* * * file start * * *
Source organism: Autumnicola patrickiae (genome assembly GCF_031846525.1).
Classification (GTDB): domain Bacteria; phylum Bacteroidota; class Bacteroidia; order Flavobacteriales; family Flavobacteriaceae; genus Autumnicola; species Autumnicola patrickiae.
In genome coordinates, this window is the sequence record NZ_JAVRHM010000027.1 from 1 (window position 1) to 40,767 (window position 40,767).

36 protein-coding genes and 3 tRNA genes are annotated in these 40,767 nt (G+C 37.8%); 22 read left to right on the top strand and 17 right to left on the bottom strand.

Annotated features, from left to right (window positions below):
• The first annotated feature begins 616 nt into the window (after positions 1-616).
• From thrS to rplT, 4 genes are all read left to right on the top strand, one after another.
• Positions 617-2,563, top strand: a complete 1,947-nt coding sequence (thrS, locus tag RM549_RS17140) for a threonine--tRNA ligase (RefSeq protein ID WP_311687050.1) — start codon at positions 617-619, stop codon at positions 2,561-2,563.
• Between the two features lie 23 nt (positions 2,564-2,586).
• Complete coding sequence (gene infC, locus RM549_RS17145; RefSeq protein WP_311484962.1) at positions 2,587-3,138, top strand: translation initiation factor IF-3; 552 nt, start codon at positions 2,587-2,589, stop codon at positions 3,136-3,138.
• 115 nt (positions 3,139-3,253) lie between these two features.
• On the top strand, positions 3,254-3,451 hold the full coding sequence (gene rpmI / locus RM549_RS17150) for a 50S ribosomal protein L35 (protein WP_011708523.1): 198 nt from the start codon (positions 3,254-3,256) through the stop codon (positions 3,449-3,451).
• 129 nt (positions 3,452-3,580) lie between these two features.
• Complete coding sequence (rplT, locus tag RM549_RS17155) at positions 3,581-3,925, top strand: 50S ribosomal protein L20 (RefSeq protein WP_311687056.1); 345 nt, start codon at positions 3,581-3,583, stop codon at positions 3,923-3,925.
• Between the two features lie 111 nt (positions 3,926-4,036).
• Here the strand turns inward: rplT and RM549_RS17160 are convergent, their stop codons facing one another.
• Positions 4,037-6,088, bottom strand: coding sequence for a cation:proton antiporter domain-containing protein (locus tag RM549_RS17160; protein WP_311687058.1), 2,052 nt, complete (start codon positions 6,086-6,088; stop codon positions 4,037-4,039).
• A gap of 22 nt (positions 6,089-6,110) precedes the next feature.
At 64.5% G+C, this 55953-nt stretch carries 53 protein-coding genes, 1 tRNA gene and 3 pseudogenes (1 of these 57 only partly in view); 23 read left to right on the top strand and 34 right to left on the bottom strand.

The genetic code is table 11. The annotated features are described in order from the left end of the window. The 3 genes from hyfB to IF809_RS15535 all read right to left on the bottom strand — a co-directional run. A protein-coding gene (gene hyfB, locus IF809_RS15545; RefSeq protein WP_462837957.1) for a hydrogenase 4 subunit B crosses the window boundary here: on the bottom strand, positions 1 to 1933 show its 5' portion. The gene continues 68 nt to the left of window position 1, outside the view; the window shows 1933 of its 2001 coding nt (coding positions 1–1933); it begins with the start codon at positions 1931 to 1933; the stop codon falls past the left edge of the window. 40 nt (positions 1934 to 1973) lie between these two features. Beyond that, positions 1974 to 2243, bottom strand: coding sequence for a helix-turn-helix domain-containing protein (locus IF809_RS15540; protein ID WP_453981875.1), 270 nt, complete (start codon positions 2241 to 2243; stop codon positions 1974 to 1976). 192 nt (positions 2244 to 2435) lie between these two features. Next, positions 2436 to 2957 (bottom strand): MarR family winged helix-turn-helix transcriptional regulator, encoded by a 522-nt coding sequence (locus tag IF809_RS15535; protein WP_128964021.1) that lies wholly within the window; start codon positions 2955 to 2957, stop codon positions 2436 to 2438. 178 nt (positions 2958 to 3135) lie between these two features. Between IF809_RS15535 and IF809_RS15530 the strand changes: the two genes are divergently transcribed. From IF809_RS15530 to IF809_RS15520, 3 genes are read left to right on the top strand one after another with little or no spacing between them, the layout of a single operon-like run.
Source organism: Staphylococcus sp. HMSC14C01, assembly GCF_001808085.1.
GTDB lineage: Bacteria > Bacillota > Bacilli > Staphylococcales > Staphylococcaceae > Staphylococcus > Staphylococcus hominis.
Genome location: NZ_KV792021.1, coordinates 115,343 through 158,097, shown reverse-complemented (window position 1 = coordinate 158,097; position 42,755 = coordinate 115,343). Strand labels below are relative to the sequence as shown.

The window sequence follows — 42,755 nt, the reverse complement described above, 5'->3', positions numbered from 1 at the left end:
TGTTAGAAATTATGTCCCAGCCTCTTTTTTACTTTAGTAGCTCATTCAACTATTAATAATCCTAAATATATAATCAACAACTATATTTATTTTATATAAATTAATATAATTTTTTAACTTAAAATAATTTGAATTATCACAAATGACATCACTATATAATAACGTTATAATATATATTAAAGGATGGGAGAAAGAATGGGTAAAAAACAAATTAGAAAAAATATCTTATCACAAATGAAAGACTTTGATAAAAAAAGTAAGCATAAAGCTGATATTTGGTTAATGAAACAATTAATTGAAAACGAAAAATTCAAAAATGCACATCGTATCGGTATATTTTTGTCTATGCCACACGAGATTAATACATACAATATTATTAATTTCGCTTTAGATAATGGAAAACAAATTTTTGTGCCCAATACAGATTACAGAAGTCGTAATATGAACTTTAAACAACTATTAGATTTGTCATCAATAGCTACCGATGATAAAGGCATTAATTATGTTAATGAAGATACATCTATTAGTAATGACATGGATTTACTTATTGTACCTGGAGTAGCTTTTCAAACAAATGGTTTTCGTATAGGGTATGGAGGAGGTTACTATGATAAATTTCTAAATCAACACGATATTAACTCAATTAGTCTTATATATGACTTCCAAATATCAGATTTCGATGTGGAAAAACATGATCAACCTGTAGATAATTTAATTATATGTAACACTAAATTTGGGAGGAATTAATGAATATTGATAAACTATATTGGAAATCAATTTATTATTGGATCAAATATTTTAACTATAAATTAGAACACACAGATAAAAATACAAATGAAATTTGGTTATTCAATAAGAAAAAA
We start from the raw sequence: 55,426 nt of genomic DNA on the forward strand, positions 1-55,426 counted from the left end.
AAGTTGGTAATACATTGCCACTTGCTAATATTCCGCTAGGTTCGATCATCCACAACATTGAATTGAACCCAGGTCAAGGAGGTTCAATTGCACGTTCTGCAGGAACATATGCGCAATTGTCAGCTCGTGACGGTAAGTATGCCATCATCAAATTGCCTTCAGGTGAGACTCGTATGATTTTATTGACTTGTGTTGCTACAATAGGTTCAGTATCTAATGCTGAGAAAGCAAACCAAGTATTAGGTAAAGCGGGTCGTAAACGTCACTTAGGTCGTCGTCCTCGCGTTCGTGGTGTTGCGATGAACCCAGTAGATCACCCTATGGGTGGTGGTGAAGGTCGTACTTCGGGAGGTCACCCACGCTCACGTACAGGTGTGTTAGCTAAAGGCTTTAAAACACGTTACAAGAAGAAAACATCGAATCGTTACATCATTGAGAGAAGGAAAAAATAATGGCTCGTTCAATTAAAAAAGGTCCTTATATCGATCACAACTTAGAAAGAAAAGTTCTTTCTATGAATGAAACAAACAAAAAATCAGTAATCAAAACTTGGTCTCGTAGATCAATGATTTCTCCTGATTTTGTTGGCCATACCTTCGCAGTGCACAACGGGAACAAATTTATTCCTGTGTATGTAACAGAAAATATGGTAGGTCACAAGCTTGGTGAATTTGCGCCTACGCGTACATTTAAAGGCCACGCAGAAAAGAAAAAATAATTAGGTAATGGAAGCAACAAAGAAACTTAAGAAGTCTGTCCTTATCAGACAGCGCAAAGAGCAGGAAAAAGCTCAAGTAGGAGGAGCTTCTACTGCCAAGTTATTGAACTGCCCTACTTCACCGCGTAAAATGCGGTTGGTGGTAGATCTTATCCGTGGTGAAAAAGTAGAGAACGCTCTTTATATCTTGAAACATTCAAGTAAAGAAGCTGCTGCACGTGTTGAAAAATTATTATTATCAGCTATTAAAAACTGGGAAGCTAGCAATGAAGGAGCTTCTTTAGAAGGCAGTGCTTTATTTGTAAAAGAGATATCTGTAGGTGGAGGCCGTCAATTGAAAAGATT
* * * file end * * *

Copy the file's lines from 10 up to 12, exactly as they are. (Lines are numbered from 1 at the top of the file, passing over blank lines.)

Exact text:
• Complete coding sequence (gene infC, locus RM549_RS17145; RefSeq protein WP_311484962.1) at positions 2,587-3,138, top strand: translation initiation factor IF-3; 552 nt, start codon at positions 2,587-2,589, stop codon at positions 3,136-3,138.
• 115 nt (positions 3,139-3,253) lie between these two features.
• On the top strand, positions 3,254-3,451 hold the full coding sequence (gene rpmI / locus RM549_RS17150) for a 50S ribosomal protein L35 (protein WP_011708523.1): 198 nt from the start codon (positions 3,254-3,256) through the stop codon (positions 3,449-3,451).